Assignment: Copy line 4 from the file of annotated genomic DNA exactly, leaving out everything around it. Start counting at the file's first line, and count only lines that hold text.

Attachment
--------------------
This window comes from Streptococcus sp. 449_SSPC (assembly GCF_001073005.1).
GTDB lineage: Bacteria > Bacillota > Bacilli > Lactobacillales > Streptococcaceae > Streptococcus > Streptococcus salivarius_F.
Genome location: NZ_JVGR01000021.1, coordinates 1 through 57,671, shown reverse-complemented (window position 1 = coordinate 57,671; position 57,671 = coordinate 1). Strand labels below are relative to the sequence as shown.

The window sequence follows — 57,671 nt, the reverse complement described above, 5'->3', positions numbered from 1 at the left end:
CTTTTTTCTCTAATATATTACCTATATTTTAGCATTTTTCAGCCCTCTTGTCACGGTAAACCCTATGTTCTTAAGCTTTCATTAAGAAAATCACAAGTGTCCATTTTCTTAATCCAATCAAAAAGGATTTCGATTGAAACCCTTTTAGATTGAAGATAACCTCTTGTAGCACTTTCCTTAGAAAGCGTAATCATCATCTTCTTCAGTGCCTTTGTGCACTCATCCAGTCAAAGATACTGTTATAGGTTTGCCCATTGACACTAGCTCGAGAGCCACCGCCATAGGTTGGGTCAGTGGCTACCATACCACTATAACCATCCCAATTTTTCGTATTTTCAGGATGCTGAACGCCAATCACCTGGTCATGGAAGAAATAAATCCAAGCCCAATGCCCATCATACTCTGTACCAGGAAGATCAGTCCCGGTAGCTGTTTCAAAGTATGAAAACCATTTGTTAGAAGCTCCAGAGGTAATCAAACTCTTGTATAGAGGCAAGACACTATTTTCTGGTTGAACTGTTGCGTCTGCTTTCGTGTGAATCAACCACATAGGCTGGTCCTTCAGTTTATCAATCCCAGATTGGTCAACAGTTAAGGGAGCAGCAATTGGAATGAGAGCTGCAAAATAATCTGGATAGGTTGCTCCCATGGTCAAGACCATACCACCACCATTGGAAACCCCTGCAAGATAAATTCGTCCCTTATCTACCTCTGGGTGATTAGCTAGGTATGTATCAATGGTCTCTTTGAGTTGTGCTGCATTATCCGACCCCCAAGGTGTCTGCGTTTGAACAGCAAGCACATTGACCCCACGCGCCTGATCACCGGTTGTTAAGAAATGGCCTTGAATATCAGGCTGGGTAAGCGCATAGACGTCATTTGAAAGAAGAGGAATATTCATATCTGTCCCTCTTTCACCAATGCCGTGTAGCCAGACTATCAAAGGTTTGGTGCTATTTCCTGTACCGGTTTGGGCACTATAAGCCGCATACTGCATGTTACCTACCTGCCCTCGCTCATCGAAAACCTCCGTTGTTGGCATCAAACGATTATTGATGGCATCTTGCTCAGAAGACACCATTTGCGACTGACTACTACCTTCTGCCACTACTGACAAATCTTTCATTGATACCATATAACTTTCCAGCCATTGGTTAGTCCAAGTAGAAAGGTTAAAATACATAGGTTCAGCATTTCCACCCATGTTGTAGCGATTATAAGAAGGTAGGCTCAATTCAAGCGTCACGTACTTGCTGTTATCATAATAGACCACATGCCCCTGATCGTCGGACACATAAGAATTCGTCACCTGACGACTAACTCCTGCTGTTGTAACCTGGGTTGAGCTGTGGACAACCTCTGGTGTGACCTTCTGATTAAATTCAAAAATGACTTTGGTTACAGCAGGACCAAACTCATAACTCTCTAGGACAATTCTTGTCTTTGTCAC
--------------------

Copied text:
The window sequence follows — 57,671 nt, the reverse complement described above, 5'->3', positions numbered from 1 at the left end: